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The straight up on straight cut canola

Lessons learned after straight cutting canola on an Alberta farm for six growing seasons

Since 2013 we have exclusively straight cut canola on our farm and we’ve learned a lot along the way.

Some years the “straw” came out of the back of the combine looking more like silage and we learned that if the soil moisture profile was still full at the end of August we should desiccate with glyphosate or Heat.

Some years the crop had a particular lean to it and we had to experiment with the rotation of the cross auger, the direction of cutting and the speed of the draper to get the material to flow into the feederhouse.

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Some years, the canola was good and dry when we got to those fields and we learned how super dry, fluffy canola likes to float up over the reel!

Now, all that learning may not sound like a lot of fun, but for the most part I have no regrets about straight-cutting canola. We’ve learned to manage the standing crop and it’s saved us a lot of money on custom swathing or having to go out and buy a self-propelled swather.

Pod shatter

One concern people often have when they think about straight cutting canola is shattered pods. I’ve been enthusiastic in telling my fellow farmers that this has never been a problem for us. We’ve left canola standing in some pretty strong winds and seen very little pod shatter or drop. After those same winds, I’ve seen my neighbours’ canola swaths spread hither and yon. You know the scene — canola stalks everywhere. It would probably be better to have some sort of vacuum attachment on your combine so you can pick up not just the swath, but everything between the swaths and along the fence line, too. On those years, I’ve always thought: I’d rather have standing canola in a wind than swathed.

We have grown a couple of different pod shatter reduction hybrids over the years, from both the Liberty Link and the Round-up Ready systems. However, we always found a yield lag in those varieties, so we didn’t see the value in spending the extra money for the pod shatter reduction genetics.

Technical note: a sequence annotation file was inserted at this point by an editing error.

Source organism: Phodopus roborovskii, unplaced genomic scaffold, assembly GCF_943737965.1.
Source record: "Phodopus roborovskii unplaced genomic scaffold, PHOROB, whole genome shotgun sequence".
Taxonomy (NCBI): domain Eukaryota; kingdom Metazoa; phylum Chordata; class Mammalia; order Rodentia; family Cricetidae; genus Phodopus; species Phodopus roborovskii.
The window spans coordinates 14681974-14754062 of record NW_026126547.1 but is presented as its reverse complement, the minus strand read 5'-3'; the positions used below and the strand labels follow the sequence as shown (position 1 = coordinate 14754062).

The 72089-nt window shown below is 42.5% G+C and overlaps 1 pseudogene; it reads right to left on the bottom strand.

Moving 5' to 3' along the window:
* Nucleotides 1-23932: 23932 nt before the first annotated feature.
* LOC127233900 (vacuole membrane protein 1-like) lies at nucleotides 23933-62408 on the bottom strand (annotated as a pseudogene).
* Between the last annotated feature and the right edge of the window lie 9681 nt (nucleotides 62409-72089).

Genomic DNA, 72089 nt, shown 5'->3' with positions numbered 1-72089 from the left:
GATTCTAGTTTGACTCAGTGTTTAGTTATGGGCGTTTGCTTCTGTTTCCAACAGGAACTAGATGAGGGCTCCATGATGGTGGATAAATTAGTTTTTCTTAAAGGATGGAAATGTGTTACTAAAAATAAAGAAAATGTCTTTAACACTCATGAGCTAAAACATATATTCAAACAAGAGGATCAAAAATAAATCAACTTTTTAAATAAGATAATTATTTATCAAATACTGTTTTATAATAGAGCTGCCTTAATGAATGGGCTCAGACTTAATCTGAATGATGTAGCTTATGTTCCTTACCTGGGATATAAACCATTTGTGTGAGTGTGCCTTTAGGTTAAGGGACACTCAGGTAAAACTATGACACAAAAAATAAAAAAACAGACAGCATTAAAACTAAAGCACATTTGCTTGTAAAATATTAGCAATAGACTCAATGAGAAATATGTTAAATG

After a heavy wind, there were many shattered pods. Just the centre membrane of the pod was left attached to the stem.
 photo: Sarah Hoffmann

Every year is different

But… every year we keep learning. This year, on October 13th, almost 4 months after our canola was seeded, we had an extremely windy day and night. The next morning we went out to combine and there was a white tinge to our canola fields. I got a sick feeling in my stomach as I walked towards the edge of the crop. On closer inspection I saw many shattered pods. Just the centre membrane of the pod was left attached to the stem. It was these membranes that showed up white against the rest of the crop.

Some of our canola had been desiccated, some hadn’t. We had three fields of L252 (a non-pod shatter reduction hybrid) and one field of L233P (a pod shatter reduction hybrid). Visually the difference between the L233P and the L252 was striking. There were very few dropped or shattered pods in the L233P field, especially compared to the fields planted to L252. The extra $10 per acre that it costs to seed the pod shatter reduction hybrids certainly would have paid off this year.

This photo compares Invigor L252 and L140P in the fall of 2018. photo: Courtesy Allison McLennan, BASF

Also, unlike past years, most of the canola swaths I drove by on the way to my field, stayed in place remarkably well. Maybe all the rains we had had up to that point were weighing them down. For the first time, I did feel a bit envious of my neighbours who had swathed their canola.

I think the biggest difference between this year and previous years where our canola had stayed intact despite the wind, was how late the crop was out. It had been through several snowfalls and rain events and I believe the plants were starting to rot and had a lot less integrity than they would have had if we had the same wind event a few weeks earlier. The L233P hybrid certainly looked better visually. There were far fewer shattered pods on the ground. I can’t give a number on how many bushels we lost in the wind, since we didn’t harvest any canola before the wind to compare results. My one neighbour thought he lost up to 40 per cent on one field. My fields that were desiccated did not seem to fare better or worse than the ones that were not.

So, the lesson for this year is: if you plan to have your canola stay out four weeks later than it normally would and put it through several wetting and drying cycles, then maybe straight cutting is not for you.

Of course, I am saying that a bit tongue in cheek. No one plans for a harvest like the one we had in 2018, but it’s good to be aware of the potential risks. We will continue to straight cut our canola. We are planning to put in more acres of hybrids with pod shatter reduction technology. They cost about $10 per acre more, which equals about one bushel: an investment that would have had a significant return this year.

About the author


Sarah Hoffmann

Sarah Hoffman, formerly Sarah Weigum, grows pedigreed seed and writes at Three Hills, Alta. Follow her on Twitter: @sweigum.

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